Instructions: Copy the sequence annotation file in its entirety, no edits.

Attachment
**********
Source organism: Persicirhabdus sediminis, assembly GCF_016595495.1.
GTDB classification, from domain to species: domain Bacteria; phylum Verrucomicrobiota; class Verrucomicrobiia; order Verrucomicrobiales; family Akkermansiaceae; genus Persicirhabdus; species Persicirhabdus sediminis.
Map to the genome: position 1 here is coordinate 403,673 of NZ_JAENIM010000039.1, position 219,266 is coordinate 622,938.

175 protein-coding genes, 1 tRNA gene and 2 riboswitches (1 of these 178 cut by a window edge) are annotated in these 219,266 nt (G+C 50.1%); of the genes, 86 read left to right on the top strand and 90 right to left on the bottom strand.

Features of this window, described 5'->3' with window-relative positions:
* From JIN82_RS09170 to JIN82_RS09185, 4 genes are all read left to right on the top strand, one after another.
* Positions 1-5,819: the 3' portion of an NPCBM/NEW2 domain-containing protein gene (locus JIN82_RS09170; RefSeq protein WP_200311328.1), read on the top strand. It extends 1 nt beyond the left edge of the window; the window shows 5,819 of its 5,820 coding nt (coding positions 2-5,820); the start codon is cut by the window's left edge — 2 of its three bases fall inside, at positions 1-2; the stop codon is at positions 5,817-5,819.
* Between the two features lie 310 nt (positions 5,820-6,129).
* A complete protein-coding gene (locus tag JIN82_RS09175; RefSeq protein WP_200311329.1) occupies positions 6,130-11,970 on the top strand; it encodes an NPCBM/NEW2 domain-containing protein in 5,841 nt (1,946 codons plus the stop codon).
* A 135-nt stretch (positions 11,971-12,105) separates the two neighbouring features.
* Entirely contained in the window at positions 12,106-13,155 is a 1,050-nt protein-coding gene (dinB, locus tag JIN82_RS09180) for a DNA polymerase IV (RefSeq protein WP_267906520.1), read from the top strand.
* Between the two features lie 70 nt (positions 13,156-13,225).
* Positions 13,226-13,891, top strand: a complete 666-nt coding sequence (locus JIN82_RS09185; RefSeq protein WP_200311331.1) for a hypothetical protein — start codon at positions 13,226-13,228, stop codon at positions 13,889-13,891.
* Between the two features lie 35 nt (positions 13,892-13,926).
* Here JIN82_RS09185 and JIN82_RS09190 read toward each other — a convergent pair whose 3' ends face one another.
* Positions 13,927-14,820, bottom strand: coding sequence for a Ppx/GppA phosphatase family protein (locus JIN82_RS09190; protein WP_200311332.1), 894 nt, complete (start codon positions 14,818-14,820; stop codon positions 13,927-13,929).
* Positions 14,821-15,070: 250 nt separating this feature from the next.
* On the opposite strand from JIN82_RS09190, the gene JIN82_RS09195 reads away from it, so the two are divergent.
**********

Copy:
Source organism: Persicirhabdus sediminis, assembly GCF_016595495.1.
GTDB classification, from domain to species: domain Bacteria; phylum Verrucomicrobiota; class Verrucomicrobiia; order Verrucomicrobiales; family Akkermansiaceae; genus Persicirhabdus; species Persicirhabdus sediminis.
Map to the genome: position 1 here is coordinate 403,673 of NZ_JAENIM010000039.1, position 219,266 is coordinate 622,938.

175 protein-coding genes, 1 tRNA gene and 2 riboswitches (1 of these 178 cut by a window edge) are annotated in these 219,266 nt (G+C 50.1%); of the genes, 86 read left to right on the top strand and 90 right to left on the bottom strand.

Features of this window, described 5'->3' with window-relative positions:
* From JIN82_RS09170 to JIN82_RS09185, 4 genes are all read left to right on the top strand, one after another.
* Positions 1-5,819: the 3' portion of an NPCBM/NEW2 domain-containing protein gene (locus JIN82_RS09170; RefSeq protein WP_200311328.1), read on the top strand. It extends 1 nt beyond the left edge of the window; the window shows 5,819 of its 5,820 coding nt (coding positions 2-5,820); the start codon is cut by the window's left edge — 2 of its three bases fall inside, at positions 1-2; the stop codon is at positions 5,817-5,819.
* Between the two features lie 310 nt (positions 5,820-6,129).
* A complete protein-coding gene (locus tag JIN82_RS09175; RefSeq protein WP_200311329.1) occupies positions 6,130-11,970 on the top strand; it encodes an NPCBM/NEW2 domain-containing protein in 5,841 nt (1,946 codons plus the stop codon).
* A 135-nt stretch (positions 11,971-12,105) separates the two neighbouring features.
* Entirely contained in the window at positions 12,106-13,155 is a 1,050-nt protein-coding gene (dinB, locus tag JIN82_RS09180) for a DNA polymerase IV (RefSeq protein WP_267906520.1), read from the top strand.
* Between the two features lie 70 nt (positions 13,156-13,225).
* Positions 13,226-13,891, top strand: a complete 666-nt coding sequence (locus JIN82_RS09185; RefSeq protein WP_200311331.1) for a hypothetical protein — start codon at positions 13,226-13,228, stop codon at positions 13,889-13,891.
* Between the two features lie 35 nt (positions 13,892-13,926).
* Here JIN82_RS09185 and JIN82_RS09190 read toward each other — a convergent pair whose 3' ends face one another.
* Positions 13,927-14,820, bottom strand: coding sequence for a Ppx/GppA phosphatase family protein (locus JIN82_RS09190; protein WP_200311332.1), 894 nt, complete (start codon positions 14,818-14,820; stop codon positions 13,927-13,929).
* Positions 14,821-15,070: 250 nt separating this feature from the next.
* On the opposite strand from JIN82_RS09190, the gene JIN82_RS09195 reads away from it, so the two are divergent.